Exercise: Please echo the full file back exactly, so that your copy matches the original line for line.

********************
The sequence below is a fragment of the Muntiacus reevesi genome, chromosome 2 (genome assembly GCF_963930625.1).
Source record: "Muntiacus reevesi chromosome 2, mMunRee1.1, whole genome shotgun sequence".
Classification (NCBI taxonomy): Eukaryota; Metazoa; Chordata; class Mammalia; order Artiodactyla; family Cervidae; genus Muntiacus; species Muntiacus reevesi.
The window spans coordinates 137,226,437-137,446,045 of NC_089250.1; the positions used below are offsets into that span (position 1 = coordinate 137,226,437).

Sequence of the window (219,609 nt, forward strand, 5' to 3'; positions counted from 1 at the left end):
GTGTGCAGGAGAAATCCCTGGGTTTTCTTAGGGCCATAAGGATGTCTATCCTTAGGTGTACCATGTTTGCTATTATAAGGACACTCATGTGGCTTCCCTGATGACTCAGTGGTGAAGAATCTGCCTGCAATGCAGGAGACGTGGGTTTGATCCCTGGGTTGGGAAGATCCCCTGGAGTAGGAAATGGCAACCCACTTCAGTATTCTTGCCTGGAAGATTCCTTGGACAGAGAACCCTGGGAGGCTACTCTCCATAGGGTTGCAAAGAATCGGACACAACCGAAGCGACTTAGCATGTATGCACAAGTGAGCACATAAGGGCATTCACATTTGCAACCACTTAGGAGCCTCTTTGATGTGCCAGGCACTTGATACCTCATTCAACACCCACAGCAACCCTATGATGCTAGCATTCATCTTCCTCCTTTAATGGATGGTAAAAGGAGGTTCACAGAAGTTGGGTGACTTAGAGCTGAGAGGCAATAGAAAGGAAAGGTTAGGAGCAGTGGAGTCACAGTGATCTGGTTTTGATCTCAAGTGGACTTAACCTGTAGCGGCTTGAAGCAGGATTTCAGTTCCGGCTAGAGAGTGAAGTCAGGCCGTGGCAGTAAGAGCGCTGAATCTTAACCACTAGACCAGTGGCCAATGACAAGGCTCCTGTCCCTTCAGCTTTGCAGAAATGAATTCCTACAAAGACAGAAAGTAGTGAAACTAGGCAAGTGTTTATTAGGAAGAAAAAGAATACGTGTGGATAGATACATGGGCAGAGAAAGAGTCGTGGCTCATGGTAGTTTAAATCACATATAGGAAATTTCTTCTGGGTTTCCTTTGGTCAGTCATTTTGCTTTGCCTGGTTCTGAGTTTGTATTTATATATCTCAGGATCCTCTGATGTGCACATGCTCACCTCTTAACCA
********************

The sequence below is a fragment of the Muntiacus reevesi genome, chromosome 2 (genome assembly GCF_963930625.1).
Source record: "Muntiacus reevesi chromosome 2, mMunRee1.1, whole genome shotgun sequence".
Classification (NCBI taxonomy): Eukaryota; Metazoa; Chordata; class Mammalia; order Artiodactyla; family Cervidae; genus Muntiacus; species Muntiacus reevesi.
The window spans coordinates 137,226,437-137,446,045 of NC_089250.1; the positions used below are offsets into that span (position 1 = coordinate 137,226,437).

Sequence of the window (219,609 nt, forward strand, 5' to 3'; positions counted from 1 at the left end):
GTGTGCAGGAGAAATCCCTGGGTTTTCTTAGGGCCATAAGGATGTCTATCCTTAGGTGTACCATGTTTGCTATTATAAGGACACTCATGTGGCTTCCCTGATGACTCAGTGGTGAAGAATCTGCCTGCAATGCAGGAGACGTGGGTTTGATCCCTGGGTTGGGAAGATCCCCTGGAGTAGGAAATGGCAACCCACTTCAGTATTCTTGCCTGGAAGATTCCTTGGACAGAGAACCCTGGGAGGCTACTCTCCATAGGGTTGCAAAGAATCGGACACAACCGAAGCGACTTAGCATGTATGCACAAGTGAGCACATAAGGGCATTCACATTTGCAACCACTTAGGAGCCTCTTTGATGTGCCAGGCACTTGATACCTCATTCAACACCCACAGCAACCCTATGATGCTAGCATTCATCTTCCTCCTTTAATGGATGGTAAAAGGAGGTTCACAGAAGTTGGGTGACTTAGAGCTGAGAGGCAATAGAAAGGAAAGGTTAGGAGCAGTGGAGTCACAGTGATCTGGTTTTGATCTCAAGTGGACTTAACCTGTAGCGGCTTGAAGCAGGATTTCAGTTCCGGCTAGAGAGTGAAGTCAGGCCGTGGCAGTAAGAGCGCTGAATCTTAACCACTAGACCAGTGGCCAATGACAAGGCTCCTGTCCCTTCAGCTTTGCAGAAATGAATTCCTACAAAGACAGAAAGTAGTGAAACTAGGCAAGTGTTTATTAGGAAGAAAAAGAATACGTGTGGATAGATACATGGGCAGAGAAAGAGTCGTGGCTCATGGTAGTTTAAATCACATATAGGAAATTTCTTCTGGGTTTCCTTTGGTCAGTCATTTTGCTTTGCCTGGTTCTGAGTTTGTATTTATATATCTCAGGATCCTCTGATGTGCACATGCTCACCTCTTAACCA